Plot: Jake (Bill Kerr) found himself the prime suspect in his own grandson’s death, but he was released on a lack of evidence. He claimed that a massive boar, also known as a razorback, was responsible for his grandson’s disappearance, but no one believed him even after the case was dismissed. Soon however, a second person vanishes under odd circumstances when American reporter Beth (Judy Morris) goes missing, in the middle of her report on the diminishing kangaroo population. Her husband Carl (Gregory Harrison) ventures to Australia to search for Beth, which leads to him on a tragic hunt for answers to her fate. He hears stories about a boar from locals, but it seems more like an urban legend than fact, especially when some of the residents are highly suspect themselves. Is there a brutal beast lurking in the outback and can Carl piece together the mystery before it’s too late for him as well?
Entertainment Value: As someone who has an affection for when animals attack cinema, the premise of Razorback holds immense promise, as it is essentially Jaws in the outback. The premise seems to be inspired by the infamous “dingo ate my baby” real life controversy, but the influence from Jaws is more than evident, with a giant boar on the loose instead of a vicious shark. I also think there’s some Mad Max vibes, with the wild locals, insane drivers, and general chaos, so this is a potent mix that draws from some terrific sources. Razorback is a skillful thriller, with an emphasis on atmosphere and mood over cheap scares or bloodshed, so don’t expect to see our boar-ish friend all that often. But when the boar is around, the special effects are fun and the scenes more than deliver, so the payoff is there. I’m sure some would prefer a flashier approach with more boar scenes, but I think Razorback is able to rise above the genre pack thanks to director Russell Mulcahy’s more deliberate tactics. There’s enough horror elements to please genre fans, but also enough effective thriller threads to make sure this has appeal even beyond the horror fanatics. The visuals, the great locales, the special effects, and perhaps most importantly, the atmosphere all contribute to make Razorback one of the better films in the when animals attack arena.
This one is light on sleaze, with one topless scene, but there is some humor involved in that as well, which is welcome. There’s also an attempted rape at one point, but no skin is seen in that nasty sequence. Razorback has a good amount of violence, though not much blood is splashed around in most instances. The boar is a true force of nature and the movie conveys that well, as it unleashes impressive destruction on anything in its path and that includes human victims. The boar attacks yield some red stuff, a couple scenes more than others, while the boar itself is damaged as well, with a brutal pipe sequence and then a nasty final farewell. There’s also hammer assault, slapping around, a hook attack, and some gun shot wounds, as well as a large number of animal carcasses in the slaughterhouse scenes. Not a blood soaked gore ride, but there’s ample violence and some nice bursts of crimson. The dialogue is fun at times, with the outback locals the best source of wild and memorable lines. Not a lot of wackiness, but some good lines here and there to spice things up and add some edge. As for general craziness, we have a giant boar on the warpath and some colorful locals, but overall this one takes a more serious slant on the genre.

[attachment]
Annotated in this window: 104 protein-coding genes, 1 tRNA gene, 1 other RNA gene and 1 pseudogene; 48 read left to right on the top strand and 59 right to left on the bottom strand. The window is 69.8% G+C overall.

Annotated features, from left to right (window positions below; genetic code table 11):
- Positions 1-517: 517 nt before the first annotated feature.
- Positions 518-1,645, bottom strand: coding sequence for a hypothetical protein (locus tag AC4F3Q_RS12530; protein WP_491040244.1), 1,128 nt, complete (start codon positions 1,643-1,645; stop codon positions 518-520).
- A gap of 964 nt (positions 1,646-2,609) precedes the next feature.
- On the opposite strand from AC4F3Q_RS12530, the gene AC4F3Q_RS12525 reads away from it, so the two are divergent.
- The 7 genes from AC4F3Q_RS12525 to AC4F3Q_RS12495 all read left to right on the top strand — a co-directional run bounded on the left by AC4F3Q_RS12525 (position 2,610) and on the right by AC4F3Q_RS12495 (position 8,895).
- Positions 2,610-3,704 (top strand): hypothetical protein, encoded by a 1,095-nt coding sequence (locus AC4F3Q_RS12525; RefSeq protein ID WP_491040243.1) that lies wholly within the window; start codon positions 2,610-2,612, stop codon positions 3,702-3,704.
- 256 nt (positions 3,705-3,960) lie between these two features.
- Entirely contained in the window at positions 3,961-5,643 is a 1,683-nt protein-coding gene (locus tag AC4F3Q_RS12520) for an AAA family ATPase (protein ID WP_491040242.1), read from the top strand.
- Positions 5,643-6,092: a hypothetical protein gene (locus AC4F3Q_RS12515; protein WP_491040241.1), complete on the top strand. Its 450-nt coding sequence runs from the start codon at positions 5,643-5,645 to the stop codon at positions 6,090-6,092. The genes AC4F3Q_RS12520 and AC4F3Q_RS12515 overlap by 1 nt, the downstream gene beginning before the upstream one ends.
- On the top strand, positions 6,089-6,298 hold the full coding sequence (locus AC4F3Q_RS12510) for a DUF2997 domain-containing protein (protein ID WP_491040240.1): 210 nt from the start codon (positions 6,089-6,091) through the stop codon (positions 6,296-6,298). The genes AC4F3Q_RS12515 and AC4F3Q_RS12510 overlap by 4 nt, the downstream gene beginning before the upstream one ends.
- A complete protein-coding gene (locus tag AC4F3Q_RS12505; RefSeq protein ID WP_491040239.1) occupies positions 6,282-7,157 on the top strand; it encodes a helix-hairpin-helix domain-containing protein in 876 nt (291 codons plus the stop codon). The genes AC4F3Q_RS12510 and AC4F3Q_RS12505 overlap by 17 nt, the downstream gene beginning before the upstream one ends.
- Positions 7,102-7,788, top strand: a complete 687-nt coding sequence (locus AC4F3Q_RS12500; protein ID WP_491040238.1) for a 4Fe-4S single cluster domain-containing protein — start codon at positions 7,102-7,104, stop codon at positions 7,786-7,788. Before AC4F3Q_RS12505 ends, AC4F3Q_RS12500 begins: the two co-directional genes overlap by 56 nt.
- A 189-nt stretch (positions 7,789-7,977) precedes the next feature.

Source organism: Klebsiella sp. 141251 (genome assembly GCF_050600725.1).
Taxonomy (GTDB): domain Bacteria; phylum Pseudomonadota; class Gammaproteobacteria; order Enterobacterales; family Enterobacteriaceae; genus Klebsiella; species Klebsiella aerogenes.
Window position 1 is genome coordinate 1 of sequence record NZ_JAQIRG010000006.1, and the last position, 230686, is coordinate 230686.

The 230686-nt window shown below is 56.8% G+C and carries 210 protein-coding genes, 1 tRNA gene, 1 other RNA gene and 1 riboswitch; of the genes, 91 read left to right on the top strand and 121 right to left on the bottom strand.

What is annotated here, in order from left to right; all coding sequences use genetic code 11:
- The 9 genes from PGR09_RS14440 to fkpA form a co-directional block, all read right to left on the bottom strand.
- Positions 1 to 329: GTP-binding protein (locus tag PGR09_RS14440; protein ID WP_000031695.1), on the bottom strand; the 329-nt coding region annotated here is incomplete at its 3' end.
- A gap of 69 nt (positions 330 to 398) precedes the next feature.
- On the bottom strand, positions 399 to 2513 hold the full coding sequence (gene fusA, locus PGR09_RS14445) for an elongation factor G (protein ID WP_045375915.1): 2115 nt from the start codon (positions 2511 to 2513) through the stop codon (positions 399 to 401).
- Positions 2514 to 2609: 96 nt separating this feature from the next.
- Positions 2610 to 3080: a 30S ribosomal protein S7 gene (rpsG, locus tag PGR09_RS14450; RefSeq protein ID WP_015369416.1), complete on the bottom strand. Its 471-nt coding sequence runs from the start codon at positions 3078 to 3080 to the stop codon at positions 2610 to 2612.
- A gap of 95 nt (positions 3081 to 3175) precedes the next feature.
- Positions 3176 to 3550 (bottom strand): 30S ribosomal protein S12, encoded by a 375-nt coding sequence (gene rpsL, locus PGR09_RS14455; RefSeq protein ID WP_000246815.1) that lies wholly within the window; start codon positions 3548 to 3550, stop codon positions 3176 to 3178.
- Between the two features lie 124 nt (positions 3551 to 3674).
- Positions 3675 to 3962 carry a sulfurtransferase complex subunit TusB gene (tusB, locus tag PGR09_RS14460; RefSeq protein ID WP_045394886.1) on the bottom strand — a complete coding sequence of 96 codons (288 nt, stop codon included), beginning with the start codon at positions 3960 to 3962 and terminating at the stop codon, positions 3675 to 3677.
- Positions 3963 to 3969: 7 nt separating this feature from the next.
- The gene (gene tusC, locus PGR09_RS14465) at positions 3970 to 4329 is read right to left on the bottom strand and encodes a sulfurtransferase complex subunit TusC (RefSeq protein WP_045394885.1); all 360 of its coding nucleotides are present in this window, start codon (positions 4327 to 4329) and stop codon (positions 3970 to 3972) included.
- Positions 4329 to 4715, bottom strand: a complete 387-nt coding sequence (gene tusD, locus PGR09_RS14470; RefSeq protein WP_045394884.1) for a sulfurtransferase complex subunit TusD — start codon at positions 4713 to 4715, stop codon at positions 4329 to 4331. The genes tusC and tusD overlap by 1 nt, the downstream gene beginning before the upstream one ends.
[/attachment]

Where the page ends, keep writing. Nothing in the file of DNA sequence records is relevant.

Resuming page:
Overall Insanity: 3/10
The Disc: Umbrella Entertainment launched Razorback on Blu-ray, with a new 4k scan source that looks fantastic and should delight fans, as it is a considerable upgrade over previous DVD releases. The image is clean and sharp throughout, with a natural look and much enhanced detail levels. I do think the movie looks quite dark at times, so some detail is lost in the shadows, but overall, Razorback looks terrific in this new scan and fans should be thrilled. Umbrella has layered on some impressive extras as well, such as the original uncut version of the movie, presented in a VHS style presentation, due to the lack of source materials. I know some will be let down by the tape source, but it is nice to have the original cut of Razorback and given the absence of better materials, you can’t fault Umbrella’s effort here. You can also listen to Russell Mulcahy’s audio comments, then find even more production insights in the feature length documentary Jaws on Trotters, which is packed with worthwhile behind the scenes content. Even more stories can be found in an audio interview with Gregory Harrison and several extended talks from Not Quite Hollywood. There’s also a critics panel discussion, still photos, and the film’s trailers.